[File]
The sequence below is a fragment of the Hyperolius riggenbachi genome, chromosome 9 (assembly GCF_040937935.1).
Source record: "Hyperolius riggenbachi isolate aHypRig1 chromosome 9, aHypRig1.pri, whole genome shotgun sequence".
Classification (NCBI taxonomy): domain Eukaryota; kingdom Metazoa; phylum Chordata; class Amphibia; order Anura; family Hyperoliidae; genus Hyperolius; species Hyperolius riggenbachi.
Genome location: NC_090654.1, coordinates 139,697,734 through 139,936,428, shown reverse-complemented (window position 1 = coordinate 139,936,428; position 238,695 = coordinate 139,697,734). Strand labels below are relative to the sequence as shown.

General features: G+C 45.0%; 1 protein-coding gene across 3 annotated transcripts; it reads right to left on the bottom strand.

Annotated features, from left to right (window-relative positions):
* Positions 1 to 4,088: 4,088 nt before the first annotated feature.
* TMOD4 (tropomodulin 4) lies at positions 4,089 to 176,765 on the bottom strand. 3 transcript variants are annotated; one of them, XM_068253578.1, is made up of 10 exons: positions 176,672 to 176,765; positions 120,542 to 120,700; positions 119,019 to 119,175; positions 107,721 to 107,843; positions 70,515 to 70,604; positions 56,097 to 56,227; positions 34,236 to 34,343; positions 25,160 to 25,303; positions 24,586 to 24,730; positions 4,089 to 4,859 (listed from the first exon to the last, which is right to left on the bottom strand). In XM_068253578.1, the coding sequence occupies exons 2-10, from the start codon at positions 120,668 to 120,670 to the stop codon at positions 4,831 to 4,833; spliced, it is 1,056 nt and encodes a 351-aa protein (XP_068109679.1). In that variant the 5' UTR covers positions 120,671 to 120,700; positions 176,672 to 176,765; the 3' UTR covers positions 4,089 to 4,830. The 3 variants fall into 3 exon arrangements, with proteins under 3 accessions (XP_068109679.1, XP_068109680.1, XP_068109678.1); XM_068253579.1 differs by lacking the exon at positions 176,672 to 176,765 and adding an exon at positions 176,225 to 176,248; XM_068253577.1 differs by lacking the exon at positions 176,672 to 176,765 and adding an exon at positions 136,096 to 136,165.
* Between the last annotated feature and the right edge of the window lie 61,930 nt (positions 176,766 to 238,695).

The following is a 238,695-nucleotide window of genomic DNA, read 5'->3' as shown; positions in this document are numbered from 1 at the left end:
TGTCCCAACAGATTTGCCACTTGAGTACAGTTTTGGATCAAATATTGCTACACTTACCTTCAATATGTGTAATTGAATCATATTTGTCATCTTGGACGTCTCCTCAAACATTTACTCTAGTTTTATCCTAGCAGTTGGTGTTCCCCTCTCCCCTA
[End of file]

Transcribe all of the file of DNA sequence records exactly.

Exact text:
The sequence below is a fragment of the Hyperolius riggenbachi genome, chromosome 9 (assembly GCF_040937935.1).
Source record: "Hyperolius riggenbachi isolate aHypRig1 chromosome 9, aHypRig1.pri, whole genome shotgun sequence".
Classification (NCBI taxonomy): domain Eukaryota; kingdom Metazoa; phylum Chordata; class Amphibia; order Anura; family Hyperoliidae; genus Hyperolius; species Hyperolius riggenbachi.
Genome location: NC_090654.1, coordinates 139,697,734 through 139,936,428, shown reverse-complemented (window position 1 = coordinate 139,936,428; position 238,695 = coordinate 139,697,734). Strand labels below are relative to the sequence as shown.

General features: G+C 45.0%; 1 protein-coding gene across 3 annotated transcripts; it reads right to left on the bottom strand.

Annotated features, from left to right (window-relative positions):
* Positions 1 to 4,088: 4,088 nt before the first annotated feature.
* TMOD4 (tropomodulin 4) lies at positions 4,089 to 176,765 on the bottom strand. 3 transcript variants are annotated; one of them, XM_068253578.1, is made up of 10 exons: positions 176,672 to 176,765; positions 120,542 to 120,700; positions 119,019 to 119,175; positions 107,721 to 107,843; positions 70,515 to 70,604; positions 56,097 to 56,227; positions 34,236 to 34,343; positions 25,160 to 25,303; positions 24,586 to 24,730; positions 4,089 to 4,859 (listed from the first exon to the last, which is right to left on the bottom strand). In XM_068253578.1, the coding sequence occupies exons 2-10, from the start codon at positions 120,668 to 120,670 to the stop codon at positions 4,831 to 4,833; spliced, it is 1,056 nt and encodes a 351-aa protein (XP_068109679.1). In that variant the 5' UTR covers positions 120,671 to 120,700; positions 176,672 to 176,765; the 3' UTR covers positions 4,089 to 4,830. The 3 variants fall into 3 exon arrangements, with proteins under 3 accessions (XP_068109679.1, XP_068109680.1, XP_068109678.1); XM_068253579.1 differs by lacking the exon at positions 176,672 to 176,765 and adding an exon at positions 176,225 to 176,248; XM_068253577.1 differs by lacking the exon at positions 176,672 to 176,765 and adding an exon at positions 136,096 to 136,165.
* Between the last annotated feature and the right edge of the window lie 61,930 nt (positions 176,766 to 238,695).

The following is a 238,695-nucleotide window of genomic DNA, read 5'->3' as shown; positions in this document are numbered from 1 at the left end:
TGTCCCAACAGATTTGCCACTTGAGTACAGTTTTGGATCAAATATTGCTACACTTACCTTCAATATGTGTAATTGAATCATATTTGTCATCTTGGACGTCTCCTCAAACATTTACTCTAGTTTTATCCTAGCAGTTGGTGTTCCCCTCTCCCCTA